An Appraisal report and a “Making Bowburn Better” Action Plan were completed in 1998 and progress was made on a number of its objectives. With significant help from the National Lottery Charities Board and other funders, and in partnership with the Youth Club and the Community Association, BVC replaced one of the “grot spots” identified in the Appraisal with a new footpath and landscaping, between Burn Street and Steavenson Street. (This now runs beside the Youth Club and behind the Community Centre.) Improvements were also made around the front of the Library and at the entrance to the Community Centre.
Other identified “grot spots”, notably the two main allotment sites, the garage site at the bottom of Bow and Burn Streets, and the former cinema/bingo hall, were subsequently tackled successfully by other agencies, including the Parish Council, to produce a GP surgery, the Doorstep Green communal garden, allotment garden fencing and the Wellfields Business Centre (where the derelict cinema once stood, on Durham Road).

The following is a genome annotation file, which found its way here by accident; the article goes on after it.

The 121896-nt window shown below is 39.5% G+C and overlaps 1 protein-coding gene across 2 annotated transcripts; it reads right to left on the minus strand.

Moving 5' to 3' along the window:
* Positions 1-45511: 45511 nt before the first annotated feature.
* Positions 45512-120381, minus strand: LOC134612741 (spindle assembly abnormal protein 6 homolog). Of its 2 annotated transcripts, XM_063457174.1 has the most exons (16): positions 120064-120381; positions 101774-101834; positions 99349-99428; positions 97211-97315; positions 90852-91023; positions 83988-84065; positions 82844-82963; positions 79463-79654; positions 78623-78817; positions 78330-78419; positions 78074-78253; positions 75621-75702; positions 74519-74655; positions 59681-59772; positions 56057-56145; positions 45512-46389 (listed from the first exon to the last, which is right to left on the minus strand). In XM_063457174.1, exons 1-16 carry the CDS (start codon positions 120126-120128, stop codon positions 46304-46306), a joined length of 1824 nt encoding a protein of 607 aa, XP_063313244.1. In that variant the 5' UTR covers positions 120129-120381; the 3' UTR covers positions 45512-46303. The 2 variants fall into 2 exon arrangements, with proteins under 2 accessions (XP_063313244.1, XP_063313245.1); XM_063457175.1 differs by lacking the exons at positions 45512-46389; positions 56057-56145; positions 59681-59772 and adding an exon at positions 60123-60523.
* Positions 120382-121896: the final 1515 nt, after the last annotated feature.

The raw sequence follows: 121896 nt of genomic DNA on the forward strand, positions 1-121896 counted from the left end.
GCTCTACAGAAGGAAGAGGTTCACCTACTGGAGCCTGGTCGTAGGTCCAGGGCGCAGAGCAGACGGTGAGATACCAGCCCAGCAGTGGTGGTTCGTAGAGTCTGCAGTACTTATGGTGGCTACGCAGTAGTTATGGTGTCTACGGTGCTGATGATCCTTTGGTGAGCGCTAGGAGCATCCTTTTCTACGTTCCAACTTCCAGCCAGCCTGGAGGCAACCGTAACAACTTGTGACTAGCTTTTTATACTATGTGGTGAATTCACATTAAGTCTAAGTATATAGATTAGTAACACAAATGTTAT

BVC also established a computer suite in the Community Centre, with the help of Lottery funding and local businesses (notably PC Henderson’s). This too was in response to interests expressed in the Village Appraisal. It is now a well-used part of the Community Association’s activities.
The decision to concentrate
on producing Bowburn Interchange was
taken partly because it was clear that this was
going to be a long-term commitment, which it was
felt worth concentrating on doing successfully,
and partly because other issues raised in the